The Artificial intelligence industry continues to make the rounds as it is heralded as the future of technology heading into the next decade. Over the years, different industries have adopted AI for better results, and the landscape continues to evolve to meet the demands of businesses and private citizens. AI’s disruptive but positive influence is not lost on the government, as policymakers continue to introduce new policies to make their society AI-friendly.
Industry stakeholders associate AI and data security with large business enterprises and their subsidiaries; however, government institutions are also concerned about data security and the effect AI will have in society if criminal elements weaponize it.
Ensuring data security and privacy of user information is a priority the government should consider when pioneering new legislation for industry standards in the public and private sectors. By failing to initiate data security standards, users and initiatives will be targets of malicious attacks from criminal elements.
We will discuss here the critical reasons as to why data privacy and security are important for government-powered AI initiatives.
In the AI landscape, the threat of data poisoning is ever present; however, it is a new term that stakeholders are getting used to. This term refers to a situation where criminal actors inject confusing data into machine learning tools for malicious reasons.
Due to the negative impact of wrong or confusing data, the technology will misinterpret results, which can lead to severe consequences for decision-makers, end users, and a portion of society.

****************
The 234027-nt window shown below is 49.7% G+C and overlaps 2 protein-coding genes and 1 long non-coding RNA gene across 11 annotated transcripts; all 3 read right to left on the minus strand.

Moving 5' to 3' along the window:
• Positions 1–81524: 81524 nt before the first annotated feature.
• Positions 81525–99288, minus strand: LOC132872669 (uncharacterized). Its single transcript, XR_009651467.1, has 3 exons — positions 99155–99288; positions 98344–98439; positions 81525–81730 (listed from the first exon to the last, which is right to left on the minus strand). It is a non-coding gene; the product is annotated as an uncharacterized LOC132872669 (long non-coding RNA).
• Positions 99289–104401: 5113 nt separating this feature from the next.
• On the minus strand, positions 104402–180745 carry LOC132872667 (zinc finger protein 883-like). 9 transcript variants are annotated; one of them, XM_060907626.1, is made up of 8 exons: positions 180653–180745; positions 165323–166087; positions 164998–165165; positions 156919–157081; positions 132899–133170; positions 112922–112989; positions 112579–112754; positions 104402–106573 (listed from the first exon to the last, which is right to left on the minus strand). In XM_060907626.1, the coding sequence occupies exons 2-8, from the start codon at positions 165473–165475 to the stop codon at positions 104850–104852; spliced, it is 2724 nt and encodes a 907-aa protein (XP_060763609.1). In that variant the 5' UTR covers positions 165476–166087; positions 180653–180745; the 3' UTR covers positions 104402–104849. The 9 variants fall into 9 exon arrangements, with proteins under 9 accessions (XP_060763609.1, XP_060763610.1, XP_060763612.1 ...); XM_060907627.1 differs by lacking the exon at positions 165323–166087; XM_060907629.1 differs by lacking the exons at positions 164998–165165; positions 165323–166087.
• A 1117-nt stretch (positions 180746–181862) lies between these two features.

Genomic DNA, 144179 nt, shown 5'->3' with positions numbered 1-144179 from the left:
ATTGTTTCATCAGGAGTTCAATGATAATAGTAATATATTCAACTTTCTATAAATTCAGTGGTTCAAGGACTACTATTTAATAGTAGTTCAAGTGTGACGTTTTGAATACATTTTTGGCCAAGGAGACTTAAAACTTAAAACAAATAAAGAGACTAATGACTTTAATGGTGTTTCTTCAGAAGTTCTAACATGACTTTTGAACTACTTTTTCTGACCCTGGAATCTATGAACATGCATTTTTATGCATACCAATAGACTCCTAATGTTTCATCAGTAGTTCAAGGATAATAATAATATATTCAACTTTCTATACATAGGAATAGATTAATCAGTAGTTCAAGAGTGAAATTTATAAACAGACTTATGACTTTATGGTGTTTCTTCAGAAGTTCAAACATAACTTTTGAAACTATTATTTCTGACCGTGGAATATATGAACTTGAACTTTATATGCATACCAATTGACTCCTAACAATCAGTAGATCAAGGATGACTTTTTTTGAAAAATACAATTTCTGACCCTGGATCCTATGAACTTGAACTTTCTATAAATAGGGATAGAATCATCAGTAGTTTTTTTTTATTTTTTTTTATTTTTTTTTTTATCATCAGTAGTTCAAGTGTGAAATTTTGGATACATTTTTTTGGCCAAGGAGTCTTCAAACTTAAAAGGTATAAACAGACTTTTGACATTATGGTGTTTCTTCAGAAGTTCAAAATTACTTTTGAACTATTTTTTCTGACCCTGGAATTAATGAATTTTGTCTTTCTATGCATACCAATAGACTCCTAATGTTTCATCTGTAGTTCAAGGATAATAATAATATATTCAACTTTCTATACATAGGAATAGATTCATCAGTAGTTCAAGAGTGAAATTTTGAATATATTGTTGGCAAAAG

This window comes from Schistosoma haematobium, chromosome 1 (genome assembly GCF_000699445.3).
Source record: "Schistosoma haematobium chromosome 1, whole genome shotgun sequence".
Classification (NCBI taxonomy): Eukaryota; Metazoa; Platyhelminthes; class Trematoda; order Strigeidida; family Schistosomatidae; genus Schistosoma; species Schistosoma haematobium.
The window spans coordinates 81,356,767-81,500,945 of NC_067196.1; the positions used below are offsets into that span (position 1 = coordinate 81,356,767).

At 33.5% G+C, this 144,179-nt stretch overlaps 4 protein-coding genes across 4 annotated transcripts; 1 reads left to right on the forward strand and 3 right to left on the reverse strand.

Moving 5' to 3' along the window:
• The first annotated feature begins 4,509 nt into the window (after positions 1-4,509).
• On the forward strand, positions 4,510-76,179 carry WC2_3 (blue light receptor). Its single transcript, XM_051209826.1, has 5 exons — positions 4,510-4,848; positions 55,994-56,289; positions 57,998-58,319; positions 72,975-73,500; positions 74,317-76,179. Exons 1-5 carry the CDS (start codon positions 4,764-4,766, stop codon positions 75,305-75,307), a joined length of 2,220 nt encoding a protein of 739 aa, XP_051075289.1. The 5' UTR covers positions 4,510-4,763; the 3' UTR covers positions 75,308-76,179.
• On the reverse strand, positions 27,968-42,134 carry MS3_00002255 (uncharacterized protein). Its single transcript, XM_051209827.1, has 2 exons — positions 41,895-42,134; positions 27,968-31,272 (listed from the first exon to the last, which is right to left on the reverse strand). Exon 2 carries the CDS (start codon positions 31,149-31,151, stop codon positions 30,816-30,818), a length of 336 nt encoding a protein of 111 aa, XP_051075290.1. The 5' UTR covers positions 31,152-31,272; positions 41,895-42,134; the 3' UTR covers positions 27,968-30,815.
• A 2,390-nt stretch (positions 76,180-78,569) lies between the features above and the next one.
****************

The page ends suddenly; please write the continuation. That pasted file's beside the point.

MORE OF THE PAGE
Before the dawn of AI, gaffes were common and could be easily corrected because old-school algorithms were not sophisticated. Whereas, injecting confusing data into sets causes AI to override annotations during learning.
Today, with artificial intelligence growing alarmingly, such malicious attacks are becoming common. To protect AI initiatives, the government has to embed advanced data security infrastructure or mandate developers to do the same for their technology to protect users. Using secured models like debugging codes should be mandatory, among other security checks.
Still, model poisoning, hackers, and other criminal elements can also poison the models to distract them from their main targets. There are reported cases where the attacker injects confusing information into learning sets, which will generate incorrect results. To fix the error, the organization will allocate resources and effort to correct it, allowing the attacker to strike their target since critical targets now have lesser coverage. Apart from the havoc confusing data can cause on processes, it can also lead to massive financial losses, especially if such attacks are carried out on a large scale.
The rise of sophisticated attacks on technology platforms over the last decade has led to apprehensions in the private sector, which has caused private corporations to invest heavily in secured networks. As more people turn to AI for services and other engagements, they continue to be at risk of identity theft, online financial fraud, and more.
For policymakers, it is important to teach user privacy standards in AI initiatives and legislation; otherwise, more losses and disruptions will occur at a far greater frequency and percentage.